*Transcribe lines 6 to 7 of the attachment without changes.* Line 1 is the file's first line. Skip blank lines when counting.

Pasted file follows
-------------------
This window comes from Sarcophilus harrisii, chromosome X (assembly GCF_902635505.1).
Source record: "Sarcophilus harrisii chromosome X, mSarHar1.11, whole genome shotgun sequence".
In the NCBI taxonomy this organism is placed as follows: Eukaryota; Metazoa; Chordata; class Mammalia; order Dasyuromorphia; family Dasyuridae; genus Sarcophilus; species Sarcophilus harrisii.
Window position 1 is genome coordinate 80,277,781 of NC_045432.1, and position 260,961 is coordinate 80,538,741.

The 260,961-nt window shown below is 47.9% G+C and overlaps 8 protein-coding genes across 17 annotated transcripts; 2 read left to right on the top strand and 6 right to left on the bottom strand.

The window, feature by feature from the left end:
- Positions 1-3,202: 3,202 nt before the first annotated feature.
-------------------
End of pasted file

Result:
The window, feature by feature from the left end:
- Positions 1-3,202: 3,202 nt before the first annotated feature.